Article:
III.From the poplar’s grail, wine spray. Crab applebrightens jealously to compete. But bythe crab apple’s deep stain, the tulip treelearns modesty. Only blush, poplar learns,lightly. Never burn such a dark-hued fireto the core. Tulip poplar wants herselflight under leaf, never, like crab apple,heavy under tart fruit. Never laden.So the poplar pours just a hint of winein her cup, while the crab apple, wild one,acts as if her body were a fountain.She would pour wine onto you, just let her.Shameless, she plants herself, and delivers,down anyone’s street, bright invitations.
IV.Down anyone’s street-bright invitations.Suck ‘em. Swallow ‘em. Eat them whole. That’s right,be greedy about it. The brightness callsand you follow because you want to taste,because you want to be welcomed insidethe code of that color: red for thirst; greenfor hunger; pink, a kiss; and white, stain menow. Soil me with touching. Is that right?No? That’s not, you say, what you meant. Not whatyou meant at all? Pardon. Excuse me, please.Your hand was reaching, tugging at this shirtof flowers and I thought, I guess I thoughtyou were hungry for something beautiful.Come now. The brightness here might fill you up.
V.Come. Now the brightness here might fill you up,but tomorrow? Who can know what the nextday will bring. It is like that, here, in spring.Four days ago, the dogwood was a fistin protest. Now look. Even she unfurlsto the pleasure of the season. Don’t beashamed of yourself. Don’t be. This happensto us all. We have thrown back the blanket.We’re naked and we’ve grown to love ourselves.I tell you, do not be ashamed. Who ismore wanton than the dancing crepe myrtle?Is she ashamed? Why, even the dogwood,that righteous tree of God’s, is full of lustexploding into brightness every spring.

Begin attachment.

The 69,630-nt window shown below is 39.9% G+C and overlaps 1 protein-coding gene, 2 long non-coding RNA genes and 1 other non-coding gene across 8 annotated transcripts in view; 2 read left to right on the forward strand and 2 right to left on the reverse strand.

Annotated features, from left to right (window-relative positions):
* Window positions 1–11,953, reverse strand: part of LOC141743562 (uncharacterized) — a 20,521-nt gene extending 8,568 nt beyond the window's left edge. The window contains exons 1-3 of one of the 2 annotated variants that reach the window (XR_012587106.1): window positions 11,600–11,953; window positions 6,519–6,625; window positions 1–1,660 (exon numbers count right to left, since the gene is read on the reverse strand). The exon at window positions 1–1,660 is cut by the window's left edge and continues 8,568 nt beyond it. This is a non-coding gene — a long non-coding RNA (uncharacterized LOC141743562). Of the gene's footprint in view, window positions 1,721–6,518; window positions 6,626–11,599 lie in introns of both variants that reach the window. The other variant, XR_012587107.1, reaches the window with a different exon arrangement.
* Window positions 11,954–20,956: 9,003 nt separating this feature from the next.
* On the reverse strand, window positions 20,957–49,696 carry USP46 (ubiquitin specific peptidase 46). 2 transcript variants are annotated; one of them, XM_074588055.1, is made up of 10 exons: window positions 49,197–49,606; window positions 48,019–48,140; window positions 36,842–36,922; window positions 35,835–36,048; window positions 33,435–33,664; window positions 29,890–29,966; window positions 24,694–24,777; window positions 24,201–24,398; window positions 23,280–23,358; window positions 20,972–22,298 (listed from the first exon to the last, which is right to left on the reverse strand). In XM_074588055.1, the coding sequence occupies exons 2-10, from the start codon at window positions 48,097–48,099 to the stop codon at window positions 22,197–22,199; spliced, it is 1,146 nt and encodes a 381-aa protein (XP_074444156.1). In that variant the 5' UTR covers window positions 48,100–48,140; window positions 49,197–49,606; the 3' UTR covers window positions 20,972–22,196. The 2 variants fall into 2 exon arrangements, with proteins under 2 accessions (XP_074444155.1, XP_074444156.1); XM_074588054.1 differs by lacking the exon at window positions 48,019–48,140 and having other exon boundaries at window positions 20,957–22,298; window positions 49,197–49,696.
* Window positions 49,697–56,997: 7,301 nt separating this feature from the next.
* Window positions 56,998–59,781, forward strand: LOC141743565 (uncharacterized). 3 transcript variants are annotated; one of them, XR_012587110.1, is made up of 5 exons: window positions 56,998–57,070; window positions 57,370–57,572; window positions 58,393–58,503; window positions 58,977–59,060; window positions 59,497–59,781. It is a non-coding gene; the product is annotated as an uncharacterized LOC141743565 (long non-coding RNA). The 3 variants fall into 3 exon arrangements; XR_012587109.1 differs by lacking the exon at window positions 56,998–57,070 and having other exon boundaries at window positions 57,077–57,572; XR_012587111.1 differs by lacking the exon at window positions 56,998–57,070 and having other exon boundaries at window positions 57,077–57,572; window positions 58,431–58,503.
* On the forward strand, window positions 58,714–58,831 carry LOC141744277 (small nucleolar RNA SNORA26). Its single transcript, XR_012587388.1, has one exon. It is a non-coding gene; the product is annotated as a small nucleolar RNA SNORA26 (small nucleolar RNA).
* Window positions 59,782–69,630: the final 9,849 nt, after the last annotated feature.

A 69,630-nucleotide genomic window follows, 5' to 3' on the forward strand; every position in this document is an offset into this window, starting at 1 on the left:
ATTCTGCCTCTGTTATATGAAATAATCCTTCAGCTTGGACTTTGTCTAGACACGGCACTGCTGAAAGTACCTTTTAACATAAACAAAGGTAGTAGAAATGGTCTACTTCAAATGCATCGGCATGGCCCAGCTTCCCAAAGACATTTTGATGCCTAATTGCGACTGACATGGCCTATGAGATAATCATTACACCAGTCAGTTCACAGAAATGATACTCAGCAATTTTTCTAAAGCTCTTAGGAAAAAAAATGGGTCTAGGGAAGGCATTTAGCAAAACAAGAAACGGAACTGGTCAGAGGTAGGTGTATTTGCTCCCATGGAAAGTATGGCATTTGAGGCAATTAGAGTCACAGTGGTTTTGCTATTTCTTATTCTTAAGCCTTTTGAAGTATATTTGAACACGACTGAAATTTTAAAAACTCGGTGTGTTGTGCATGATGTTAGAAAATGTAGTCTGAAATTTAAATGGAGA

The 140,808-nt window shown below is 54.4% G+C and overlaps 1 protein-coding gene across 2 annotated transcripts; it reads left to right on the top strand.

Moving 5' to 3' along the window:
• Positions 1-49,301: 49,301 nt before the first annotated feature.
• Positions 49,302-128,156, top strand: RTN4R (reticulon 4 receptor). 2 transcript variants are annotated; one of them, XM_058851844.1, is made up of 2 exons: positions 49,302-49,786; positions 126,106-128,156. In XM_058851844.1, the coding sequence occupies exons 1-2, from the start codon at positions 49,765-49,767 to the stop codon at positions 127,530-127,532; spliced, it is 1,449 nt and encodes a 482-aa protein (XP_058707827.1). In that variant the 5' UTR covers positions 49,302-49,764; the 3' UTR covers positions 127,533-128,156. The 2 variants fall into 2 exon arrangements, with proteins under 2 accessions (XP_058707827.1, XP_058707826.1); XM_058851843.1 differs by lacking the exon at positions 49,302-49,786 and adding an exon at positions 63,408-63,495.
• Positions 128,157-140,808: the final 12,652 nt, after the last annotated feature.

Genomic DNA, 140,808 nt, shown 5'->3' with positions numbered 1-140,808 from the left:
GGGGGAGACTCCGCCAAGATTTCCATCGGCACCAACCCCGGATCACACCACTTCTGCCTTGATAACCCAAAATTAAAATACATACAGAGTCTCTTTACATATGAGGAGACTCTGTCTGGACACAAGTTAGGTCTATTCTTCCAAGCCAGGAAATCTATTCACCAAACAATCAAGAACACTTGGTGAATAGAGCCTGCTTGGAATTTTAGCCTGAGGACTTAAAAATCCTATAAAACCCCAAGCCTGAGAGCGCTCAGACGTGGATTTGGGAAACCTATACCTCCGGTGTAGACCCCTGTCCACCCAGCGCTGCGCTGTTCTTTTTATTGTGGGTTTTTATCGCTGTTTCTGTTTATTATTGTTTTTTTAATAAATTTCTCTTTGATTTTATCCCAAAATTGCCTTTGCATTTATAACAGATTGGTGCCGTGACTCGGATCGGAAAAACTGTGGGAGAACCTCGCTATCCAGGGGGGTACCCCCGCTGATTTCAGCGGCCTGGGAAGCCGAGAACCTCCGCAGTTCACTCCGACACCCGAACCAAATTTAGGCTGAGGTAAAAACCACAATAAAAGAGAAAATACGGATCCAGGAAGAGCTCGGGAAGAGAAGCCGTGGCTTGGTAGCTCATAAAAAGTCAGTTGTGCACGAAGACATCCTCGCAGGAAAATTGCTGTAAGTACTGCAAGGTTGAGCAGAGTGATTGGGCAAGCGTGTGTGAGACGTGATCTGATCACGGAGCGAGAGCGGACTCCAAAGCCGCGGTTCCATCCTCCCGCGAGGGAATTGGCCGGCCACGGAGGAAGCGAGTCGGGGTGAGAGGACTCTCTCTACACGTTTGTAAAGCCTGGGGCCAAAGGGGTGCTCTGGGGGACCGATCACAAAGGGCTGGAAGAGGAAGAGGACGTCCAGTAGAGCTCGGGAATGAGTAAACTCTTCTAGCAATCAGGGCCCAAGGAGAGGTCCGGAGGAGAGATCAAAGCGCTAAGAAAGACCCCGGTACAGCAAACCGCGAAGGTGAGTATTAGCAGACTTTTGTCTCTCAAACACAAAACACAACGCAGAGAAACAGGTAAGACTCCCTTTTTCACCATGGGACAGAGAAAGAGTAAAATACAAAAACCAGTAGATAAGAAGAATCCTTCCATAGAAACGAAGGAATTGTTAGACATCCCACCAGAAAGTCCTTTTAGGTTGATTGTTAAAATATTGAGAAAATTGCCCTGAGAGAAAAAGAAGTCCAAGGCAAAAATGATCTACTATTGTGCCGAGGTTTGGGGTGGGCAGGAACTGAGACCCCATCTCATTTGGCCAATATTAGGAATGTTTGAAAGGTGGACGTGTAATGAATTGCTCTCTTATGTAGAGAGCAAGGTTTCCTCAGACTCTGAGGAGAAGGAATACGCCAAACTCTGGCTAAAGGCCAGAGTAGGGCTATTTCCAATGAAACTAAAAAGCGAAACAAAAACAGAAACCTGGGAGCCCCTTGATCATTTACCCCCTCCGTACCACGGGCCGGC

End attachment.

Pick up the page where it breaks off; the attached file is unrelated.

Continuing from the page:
VI.Exploding into brightness every spring,I draw you close. I wonder, do you knowhow long I’ve wanted to be here? Each yearyou grasp me, lift me, carry me inside.Glee is the body of the daffodilreaching tubed fingers through the day, feelingher own trumpeted passion choiring airwith hot, colored song. This is a textureI love. This is life. And, too, you love me,inhale my whole being every spring. Gonewinter, heavy clod whose icy bodyfell into my bed. I must leave you, butI’ll wait through heat, fall, freeze to hear you cry:Daffodils are up. My God, what beauty!
VII.Daffodils are up, my God! What beautyconcerted down on us last night. And ifI sleep again, I’ll wake to a louderblossoming, the symphony smashing downhothouse walls, and into the world: music.Something like the birds’ return, each morning’screscendo rising toward its brightest pitch,colors unfurling, petals alluring.The song, the color, the rising ecstasyof spring. My God. This beauty. This, thisis what I’ve hoped for. All my life is herein the unnamed core—dogwood, daffodil,tulip poplar, crab apple, crepe myrtle—only now, in spring, can the place be named.
Thanks for visiting. Come again when you can.
Please be kind to each other while you can.